What is Tu Bishvat - Jewish New Year and How to Celebrate
|Jewish New Year|
What is Tu Bishvat and when it occurs?
The Jewish holiday known as Tu BiShvat (also known as Ti BiShavat, Tu B'shevat, Tu B'Shevat, or Tu Bishvat) celebrates trees. In fact, "Tu Bishvat" means "15th of Shvat" in Hebrew, which is the day it falls on in the Jewish calendar's Shvat month. This calendar is lunisolar, which means that while the years are based on solar years, the months are based on the moon cycle. Because the months are determined by the lunar cycle, Jewish festivals are kept at roughly the same time of year, although the actual date changes every year.
In Judaism, a tree's age has a significant impact on whether or not its fruit can be consumed. The first three years of a tree's fruit cannot be consumed, and the fourth year's fruit is reserved for God. You can consume fruit from trees once the four years have passed. Every tree ages a year on Tu Bishvat, which determines whether it is safe to eat from.
There is no mention of this minor Jewish holiday in the Torah. According to scholars, this event has its origins in Israel as a springtime agricultural feast. However, many Jews were banished and the agricultural celebration was discontinued after the Second Temple was destroyed in the year 70 C.E. (Common Era, which refers to the same time period as A.D.). Over time, certain Jews felt a need to tie themselves symbolically to their country, and Tu Bishvat was a way to do so.
The Tu BiShvat Seder was a new ritual they introduced. Similar to the Seder at Passover, this Seder is a formal supper. In the Seder, food from the holy land and the Bible are consumed. People partake in fruit and the seven spices of Israel as part of this. The fruit is often grapes, figs, pomegranates, olives, or dates, as they are described in the Torah as sustenance from the Holy Land. Some families would provide a 15-course feast, with a different food from the region included in each course.
How To Celebrate Tu Bishvat?
Tu Bishvat has evolved into a more joyous holiday over time, even though its early years may have been more about pragmatic than celebration. For instance, in the 1500s, Kabbalists started hosting a Tu Bishvat seder that was based on the Passover feast. According to Yitzhak Buxbaum's "A Person Is Like a Tree: A Sourcebook for Tu BeShvat," this seder often included Israeli native tree fruits as well as talks on "philosophical and Kabbalistic notions related with the day."
The "seven species" of Israeli crops specified in Deuteronomy 8:8 - wheat, barley, grapes, figs, pomegranates, olives, and dates — are frequently the center of Tu Bishvat seders, which are now widespread (honey). Some Jewish environmental organizations have used Tu Bishvat to promote locally sourced, sustainable foods thanks to this custom. U.S.-based Hazon, for one, gives ideas on sustainable seders and on identifying local seven-species possibilities. Hazon advises raisins, dried figs and dates, honey, jelly, and even wine — ideally all local and organic — if fresh fruit from the seven species is not readily accessible.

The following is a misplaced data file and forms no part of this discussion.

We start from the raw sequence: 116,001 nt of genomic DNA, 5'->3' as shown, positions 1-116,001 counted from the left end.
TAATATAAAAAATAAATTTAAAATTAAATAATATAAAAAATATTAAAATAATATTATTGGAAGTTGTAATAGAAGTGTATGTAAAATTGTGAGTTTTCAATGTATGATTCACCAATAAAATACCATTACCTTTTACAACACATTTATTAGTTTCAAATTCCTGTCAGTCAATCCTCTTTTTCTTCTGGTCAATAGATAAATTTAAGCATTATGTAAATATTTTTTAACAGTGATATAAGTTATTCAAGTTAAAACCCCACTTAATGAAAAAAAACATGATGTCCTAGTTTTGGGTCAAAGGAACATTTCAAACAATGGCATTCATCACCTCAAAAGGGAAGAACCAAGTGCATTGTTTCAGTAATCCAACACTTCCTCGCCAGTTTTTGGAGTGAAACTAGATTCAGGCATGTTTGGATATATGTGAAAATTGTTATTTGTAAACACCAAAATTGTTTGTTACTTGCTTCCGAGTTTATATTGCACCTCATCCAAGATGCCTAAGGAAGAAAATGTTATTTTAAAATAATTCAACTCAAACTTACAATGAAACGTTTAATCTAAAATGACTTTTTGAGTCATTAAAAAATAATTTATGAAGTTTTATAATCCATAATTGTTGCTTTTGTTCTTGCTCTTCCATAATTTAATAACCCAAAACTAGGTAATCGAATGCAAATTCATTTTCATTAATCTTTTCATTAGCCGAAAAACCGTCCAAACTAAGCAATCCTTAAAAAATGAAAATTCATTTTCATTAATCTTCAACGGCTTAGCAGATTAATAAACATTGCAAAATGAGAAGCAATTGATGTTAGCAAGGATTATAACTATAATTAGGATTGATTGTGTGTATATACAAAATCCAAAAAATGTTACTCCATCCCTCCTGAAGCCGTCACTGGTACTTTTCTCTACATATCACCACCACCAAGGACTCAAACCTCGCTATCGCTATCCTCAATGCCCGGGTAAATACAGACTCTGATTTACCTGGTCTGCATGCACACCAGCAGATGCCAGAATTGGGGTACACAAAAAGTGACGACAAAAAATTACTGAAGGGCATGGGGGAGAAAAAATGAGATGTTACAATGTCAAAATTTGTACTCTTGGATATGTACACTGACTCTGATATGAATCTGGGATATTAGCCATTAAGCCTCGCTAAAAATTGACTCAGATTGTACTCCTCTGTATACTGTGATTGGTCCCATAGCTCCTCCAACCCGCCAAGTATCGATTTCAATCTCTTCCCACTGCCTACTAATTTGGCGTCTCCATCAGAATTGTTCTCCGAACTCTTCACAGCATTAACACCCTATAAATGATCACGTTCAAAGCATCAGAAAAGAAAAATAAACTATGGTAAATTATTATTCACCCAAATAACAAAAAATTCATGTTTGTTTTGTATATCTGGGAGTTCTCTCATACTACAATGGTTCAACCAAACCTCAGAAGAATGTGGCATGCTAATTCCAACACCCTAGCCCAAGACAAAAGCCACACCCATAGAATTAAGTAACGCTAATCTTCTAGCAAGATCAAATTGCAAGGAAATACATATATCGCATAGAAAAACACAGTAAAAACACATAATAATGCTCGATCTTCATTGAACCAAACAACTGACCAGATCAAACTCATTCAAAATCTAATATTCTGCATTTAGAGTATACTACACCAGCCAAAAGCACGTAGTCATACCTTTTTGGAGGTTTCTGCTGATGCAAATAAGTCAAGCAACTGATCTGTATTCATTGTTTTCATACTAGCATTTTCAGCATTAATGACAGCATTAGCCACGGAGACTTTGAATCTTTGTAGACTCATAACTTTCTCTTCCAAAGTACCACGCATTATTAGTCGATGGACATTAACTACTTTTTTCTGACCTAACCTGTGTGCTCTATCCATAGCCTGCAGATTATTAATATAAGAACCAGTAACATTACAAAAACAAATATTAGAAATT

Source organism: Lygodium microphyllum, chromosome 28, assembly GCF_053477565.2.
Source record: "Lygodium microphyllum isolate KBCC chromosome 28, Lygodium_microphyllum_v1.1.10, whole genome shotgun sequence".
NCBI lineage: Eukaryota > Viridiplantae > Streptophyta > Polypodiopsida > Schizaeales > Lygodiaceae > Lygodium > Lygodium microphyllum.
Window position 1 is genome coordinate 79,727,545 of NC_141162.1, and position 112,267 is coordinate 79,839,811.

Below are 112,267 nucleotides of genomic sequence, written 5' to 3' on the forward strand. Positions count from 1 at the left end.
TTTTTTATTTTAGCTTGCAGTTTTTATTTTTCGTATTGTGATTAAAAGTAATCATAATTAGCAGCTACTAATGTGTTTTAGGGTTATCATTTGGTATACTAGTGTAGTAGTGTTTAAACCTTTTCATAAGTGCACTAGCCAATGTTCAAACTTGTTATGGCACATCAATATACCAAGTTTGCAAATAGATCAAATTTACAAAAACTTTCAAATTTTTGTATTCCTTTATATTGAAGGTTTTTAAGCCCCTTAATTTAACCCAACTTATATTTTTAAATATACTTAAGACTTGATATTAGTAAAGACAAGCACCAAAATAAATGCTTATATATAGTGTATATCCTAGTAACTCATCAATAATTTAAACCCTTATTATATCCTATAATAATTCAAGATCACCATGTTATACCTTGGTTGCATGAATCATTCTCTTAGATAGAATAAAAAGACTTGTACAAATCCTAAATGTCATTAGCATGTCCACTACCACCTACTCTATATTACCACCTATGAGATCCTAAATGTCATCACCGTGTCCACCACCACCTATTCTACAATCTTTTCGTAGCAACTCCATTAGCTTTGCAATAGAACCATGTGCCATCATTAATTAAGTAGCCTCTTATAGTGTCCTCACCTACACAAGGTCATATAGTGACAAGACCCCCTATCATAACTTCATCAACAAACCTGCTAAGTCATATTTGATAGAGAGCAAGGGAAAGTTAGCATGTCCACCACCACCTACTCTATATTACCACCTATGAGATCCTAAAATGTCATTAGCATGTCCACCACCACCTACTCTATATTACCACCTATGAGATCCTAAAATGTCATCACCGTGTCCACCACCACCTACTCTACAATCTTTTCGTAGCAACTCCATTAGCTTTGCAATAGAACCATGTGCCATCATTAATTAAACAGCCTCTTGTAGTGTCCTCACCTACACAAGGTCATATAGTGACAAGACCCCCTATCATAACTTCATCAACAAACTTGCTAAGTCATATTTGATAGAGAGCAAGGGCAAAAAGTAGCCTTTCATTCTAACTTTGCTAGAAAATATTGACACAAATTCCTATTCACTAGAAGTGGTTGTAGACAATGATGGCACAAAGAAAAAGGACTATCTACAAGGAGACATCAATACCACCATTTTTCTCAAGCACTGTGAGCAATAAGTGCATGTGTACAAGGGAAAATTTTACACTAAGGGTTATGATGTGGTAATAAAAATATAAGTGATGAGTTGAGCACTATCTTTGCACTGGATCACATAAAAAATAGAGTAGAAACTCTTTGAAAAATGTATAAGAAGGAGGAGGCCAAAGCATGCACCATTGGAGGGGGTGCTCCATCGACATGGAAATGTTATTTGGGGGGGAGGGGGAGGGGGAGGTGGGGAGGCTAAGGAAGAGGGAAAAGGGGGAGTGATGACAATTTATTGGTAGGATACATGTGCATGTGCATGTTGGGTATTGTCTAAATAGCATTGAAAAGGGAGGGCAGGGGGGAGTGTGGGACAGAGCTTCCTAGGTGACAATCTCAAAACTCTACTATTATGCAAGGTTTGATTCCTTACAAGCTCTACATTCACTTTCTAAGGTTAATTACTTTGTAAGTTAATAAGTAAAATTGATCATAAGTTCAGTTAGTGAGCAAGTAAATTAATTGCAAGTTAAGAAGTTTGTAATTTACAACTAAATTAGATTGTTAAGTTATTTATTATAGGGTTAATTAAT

|Tu B'Shevat seder (Photo: My Jewish Learning)|
And since Tu Bishvat is all about trees, planting more of them might be the most important way to celebrate. On Tu Bishvat, many families plant new trees on their property or participate in volunteer efforts on public land. Local tree-planting or large afforestation programs are sponsored by a variety of organizations in Israel and internationally. Some people simply take a walk in the woods to observe the occasion.
David Krantz, president and chairman of the Green Zionist Alliance, a Jewish environmental organization, argues that Tu Bishvat serves as a nice reminder of our relationship to the Earth. "We often overlook the symbiotic relationship we have with trees. Both people and trees rely on one another. We damage ourselves when we destroy trees."
In that vein, others regard Tu Bishvat as a time to not only plant new trees but also to safeguard those that have already been planted. Because of this, two New York summer camp directors participated in a protracted "tree-sitting" effort to prevent the cutting down of 200-year-old California redwoods in order to prepare for Tu Bishvat in 2012. It was described in a press release by Yoni and Vivian Stadlin, the owners of Eden Village Camp in Putnam Valley, New York, as "living in the lungs of the Earth" to spend a week among redwoods.
On a smaller scale, many people imitate this pattern by utilizing Tu Bishvat to start other environmental initiatives like composting or home gardening. Krantz advises that however you choose to observe this historic event, it should be more than a single day of fun.
The celebration of Tu Bishvat, according to him, "serves in part as a message reminding us to stop and think about how we breathe, stop and think about our relationships to trees, and stop and think about our connection to the ecosystem as a whole." "Even though Tu Bishvat is a wonderful and enjoyable holiday, it's crucial that we continue to think about the environment after Tu Bishvat. They should be allowed to uphold our commitment all year round."
Different Ways to Celebrate Tu Bishvat
Try a new fruit, late bloomers. One step at a time.
Test your nature knowledge. Then do it without Googling.
Have a Tu B’shevat Seder. An ancient Kabbalistic custom called for a Seder similar to the Passover meal to celebrate Tu B’Shevat, incorporating figs, dates, pomegranates, olives, grapes, wheat, and barley—or some combination of all of them (think pilaf!)—and red and white wine. This tradition has been embraced by the Jewish student group Hillel, which offers free, downloadable materials to help you with your own DIY Tu B’Shevat Seder.